Oct 22 2018
In his presidential campaign, US president Donald Trump made clear his stance that the North American Free Trade Agreement (NAFTA) , a 25-year-old trade agreement between the United States, Mexico and Canada, harms the US economy and average citizen. Then-candidate Trump threatened to leave the agreement and, upon becoming president, made it a priority to renegotiate the deal. The renegotiation commenced in 2017 and just a few weeks ago yielded a new trade deal between the three countries. Upon the assumed ratification of the deal by each country, NAFTA will be replaced by the United States-Mexico-Canada Agreement or, more simply, USMCA.
As NAFTA had been, the USMCA will be of significant importance to the United States. To say that the US is heavily involved in trade with Canada and Mexico would be a vast understatement. As of 2017, the two countries combined account for more than $1.0 trillion of trade, or 28.4% of the US total; the value of US and Canada-Mexico trade is 65.4% higher than the US’ total trade with China and only slightly less than that of the European Union (a collection of 28 countries). NAFTA contributed tremendously to North American trade, and while critics feared the administration would set trade relations back to pre-NAFTA days, the USMCA is expected to preserve strong trade relations between the three countries. In many areas, the new deal is primarily a modernization of rules to coincide with new technology, which focuses on services and intellectual property. In fact, only automotive and dairy industries are expected to see significant changes in terms of trade restrictions on goods as a result of the deal.
US automotive industries were transformed as a result of NAFTA, as the agreement helped US companies expand into Mexico, and to a lesser extent, Canada. For US automakers, this was a welcomed change, as Mexico offered to make production significantly more affordable. For example, the Mexican minimum wage in 1994 (at the time of NAFTA’s signing) was as low as $4.15 per day, compared to a federal minimum of $4.25 per hour in the US at the time. In more than 25 years since the signing of NAFTA, Mexico’s minimum wage has increased only slightly, to about $4.70 per day in 2018, while auto workers have seen their pay increase at a significantly slower rate than that of other countries. Mexico, for this reason and its proximity to the US, is a strongly desired location for manufacturers of all types, specifically automakers, and has directly contributed to the decline of the domestic industry.
The USMCA is expected to help ease this pain. By 2023, the agreement stipulates that between 40.0% and 45.0% of workers involved in auto production must earn at least $16 per hour. This is specifically targeted at Mexico, as the country offers wage laws are extremely loose compared to the US or Canada. This, in theory, could help bring jobs back to the United States. But automakers, already investing heavily in automation, may see this as good reason to increase investment in robotic technology to avoid higher wage expenses. Should this happen, auto manufacturing employment in USMCA countries would decline or at least decelerate; but should the status quo prevail, automakers will be faced with higher costs, which, as usual, will be passed down to the consumer.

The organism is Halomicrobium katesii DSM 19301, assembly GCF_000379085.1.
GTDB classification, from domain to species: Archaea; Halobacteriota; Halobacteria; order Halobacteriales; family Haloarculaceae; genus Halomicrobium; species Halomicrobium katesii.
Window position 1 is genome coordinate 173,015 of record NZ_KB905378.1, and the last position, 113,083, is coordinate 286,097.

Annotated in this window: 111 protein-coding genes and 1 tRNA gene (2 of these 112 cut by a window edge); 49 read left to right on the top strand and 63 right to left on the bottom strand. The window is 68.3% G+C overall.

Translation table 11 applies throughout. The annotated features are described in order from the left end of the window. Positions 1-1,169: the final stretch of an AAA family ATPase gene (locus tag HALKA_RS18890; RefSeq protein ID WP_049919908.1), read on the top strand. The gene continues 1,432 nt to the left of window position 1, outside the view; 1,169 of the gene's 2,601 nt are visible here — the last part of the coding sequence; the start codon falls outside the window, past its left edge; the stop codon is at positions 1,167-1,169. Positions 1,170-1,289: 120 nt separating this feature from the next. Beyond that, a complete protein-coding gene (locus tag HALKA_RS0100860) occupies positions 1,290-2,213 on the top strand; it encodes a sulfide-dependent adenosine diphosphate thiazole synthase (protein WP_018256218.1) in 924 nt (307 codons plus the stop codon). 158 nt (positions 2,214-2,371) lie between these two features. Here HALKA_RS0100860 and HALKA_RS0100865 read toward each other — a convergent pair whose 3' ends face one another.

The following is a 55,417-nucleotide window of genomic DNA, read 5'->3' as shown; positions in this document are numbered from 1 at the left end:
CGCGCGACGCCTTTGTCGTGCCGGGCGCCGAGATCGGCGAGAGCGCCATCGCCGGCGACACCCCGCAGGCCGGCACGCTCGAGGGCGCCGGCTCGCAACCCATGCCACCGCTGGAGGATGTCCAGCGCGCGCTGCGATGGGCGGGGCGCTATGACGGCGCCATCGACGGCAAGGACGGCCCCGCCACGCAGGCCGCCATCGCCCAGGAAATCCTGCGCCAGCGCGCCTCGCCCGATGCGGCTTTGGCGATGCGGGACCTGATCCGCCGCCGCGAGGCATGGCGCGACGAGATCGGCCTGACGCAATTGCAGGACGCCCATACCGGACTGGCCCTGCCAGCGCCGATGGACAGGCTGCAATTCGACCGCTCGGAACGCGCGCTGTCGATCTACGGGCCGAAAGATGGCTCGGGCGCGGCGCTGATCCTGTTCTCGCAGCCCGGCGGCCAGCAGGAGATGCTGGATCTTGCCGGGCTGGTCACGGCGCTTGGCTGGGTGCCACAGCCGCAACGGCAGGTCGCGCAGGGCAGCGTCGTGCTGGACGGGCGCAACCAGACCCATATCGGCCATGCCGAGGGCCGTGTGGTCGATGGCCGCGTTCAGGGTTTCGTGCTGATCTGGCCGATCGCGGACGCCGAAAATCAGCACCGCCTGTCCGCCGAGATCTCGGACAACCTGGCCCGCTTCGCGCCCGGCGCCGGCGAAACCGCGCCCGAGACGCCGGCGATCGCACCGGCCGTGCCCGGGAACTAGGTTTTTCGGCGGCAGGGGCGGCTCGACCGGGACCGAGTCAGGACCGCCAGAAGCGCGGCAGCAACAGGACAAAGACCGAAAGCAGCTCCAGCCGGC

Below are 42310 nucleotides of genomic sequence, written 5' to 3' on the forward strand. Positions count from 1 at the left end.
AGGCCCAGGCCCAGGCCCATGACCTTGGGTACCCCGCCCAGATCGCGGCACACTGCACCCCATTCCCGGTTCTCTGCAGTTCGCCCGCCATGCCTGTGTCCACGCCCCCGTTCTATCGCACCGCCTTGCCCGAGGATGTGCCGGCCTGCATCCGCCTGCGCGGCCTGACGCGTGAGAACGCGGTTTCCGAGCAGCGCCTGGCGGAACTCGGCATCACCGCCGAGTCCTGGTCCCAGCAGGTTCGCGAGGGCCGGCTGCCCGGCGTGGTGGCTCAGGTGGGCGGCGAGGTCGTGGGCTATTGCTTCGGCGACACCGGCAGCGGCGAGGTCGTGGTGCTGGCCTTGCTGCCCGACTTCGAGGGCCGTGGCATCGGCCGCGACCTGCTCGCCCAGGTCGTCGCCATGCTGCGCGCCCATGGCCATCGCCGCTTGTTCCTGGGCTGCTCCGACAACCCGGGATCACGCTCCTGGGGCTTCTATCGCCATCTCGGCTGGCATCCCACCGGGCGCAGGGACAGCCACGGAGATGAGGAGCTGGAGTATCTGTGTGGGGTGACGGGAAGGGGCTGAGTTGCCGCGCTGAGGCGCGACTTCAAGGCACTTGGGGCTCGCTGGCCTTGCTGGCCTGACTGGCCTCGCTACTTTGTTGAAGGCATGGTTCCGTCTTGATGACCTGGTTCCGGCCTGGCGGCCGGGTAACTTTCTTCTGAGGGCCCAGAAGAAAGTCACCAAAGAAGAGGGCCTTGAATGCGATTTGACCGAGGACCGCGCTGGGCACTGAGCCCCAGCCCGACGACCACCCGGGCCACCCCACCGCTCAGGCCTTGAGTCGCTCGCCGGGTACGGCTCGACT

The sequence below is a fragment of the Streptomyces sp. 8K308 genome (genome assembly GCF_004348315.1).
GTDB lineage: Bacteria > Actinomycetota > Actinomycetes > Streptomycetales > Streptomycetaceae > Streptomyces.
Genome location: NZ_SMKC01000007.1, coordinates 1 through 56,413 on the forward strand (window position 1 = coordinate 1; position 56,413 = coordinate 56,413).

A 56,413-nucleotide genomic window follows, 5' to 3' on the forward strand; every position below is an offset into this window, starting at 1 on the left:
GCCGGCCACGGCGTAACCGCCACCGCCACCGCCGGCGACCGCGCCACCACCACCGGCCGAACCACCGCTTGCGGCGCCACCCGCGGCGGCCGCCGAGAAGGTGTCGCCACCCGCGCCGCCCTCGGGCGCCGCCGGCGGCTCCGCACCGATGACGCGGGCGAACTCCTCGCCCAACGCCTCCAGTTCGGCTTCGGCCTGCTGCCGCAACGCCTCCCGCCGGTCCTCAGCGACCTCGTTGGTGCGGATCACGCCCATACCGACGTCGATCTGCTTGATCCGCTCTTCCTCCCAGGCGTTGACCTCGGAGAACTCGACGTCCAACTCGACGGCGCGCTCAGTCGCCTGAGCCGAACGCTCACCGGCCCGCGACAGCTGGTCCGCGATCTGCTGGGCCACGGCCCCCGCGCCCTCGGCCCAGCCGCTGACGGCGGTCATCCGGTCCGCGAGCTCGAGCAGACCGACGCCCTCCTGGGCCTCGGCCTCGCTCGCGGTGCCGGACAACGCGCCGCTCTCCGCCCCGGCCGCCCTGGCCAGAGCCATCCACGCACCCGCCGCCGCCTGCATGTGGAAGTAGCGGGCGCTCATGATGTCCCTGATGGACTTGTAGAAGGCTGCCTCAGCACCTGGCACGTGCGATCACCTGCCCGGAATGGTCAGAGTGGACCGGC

Another noticeable change stemming from the deal is set to benefit US dairy farmers, who will gain increased access to sell in Canada. Canada is extremely protective of dairy sales, including milk, cheese and eggs, and strongly regulates trade of such products. The new deal has angered Canadian farmers, as the Canadian industry is significantly smaller than the US’, and the trade balance between the two countries is strongly in the US’ favor. The USMCA is expected to widen the imbalance, as it provides US companies with access to up to 3.6% of the Canadian market. But dairy experts say this will not have a significant effect on the dairy industry in either country, as US dairy farmers will only increase exports marginally and import penetration in Canada will remain at or near current levels. In fact, in the end Canadian officials could breathe a sigh of relief, as the strong rhetoric coming from their neighbors to the south resulted in only minor changes to a heavily protected industry, with many of these protections being left unchanged.
An updated agreement
The USMCA should not be mistaken as a revolutionary new trade deal. Pundits have dubbed it “NAFTA 2.0” for a reason; apart from the ease of pronunciation, this deal is simply an updated version of NAFTA. Only a handful of US industries will see noticeable changes, while most will conduct business as usual. While the changes in North America are not tremendous, reaching a deal in the area will add new dimensions to the ongoing trade spat with China. Article 32.10 in the USMCA creates rules against negotiating with nonmarket economies. This has the potential to dictate how negotiations with China work for the US, China and Mexico.
Editor: Taylor Feuss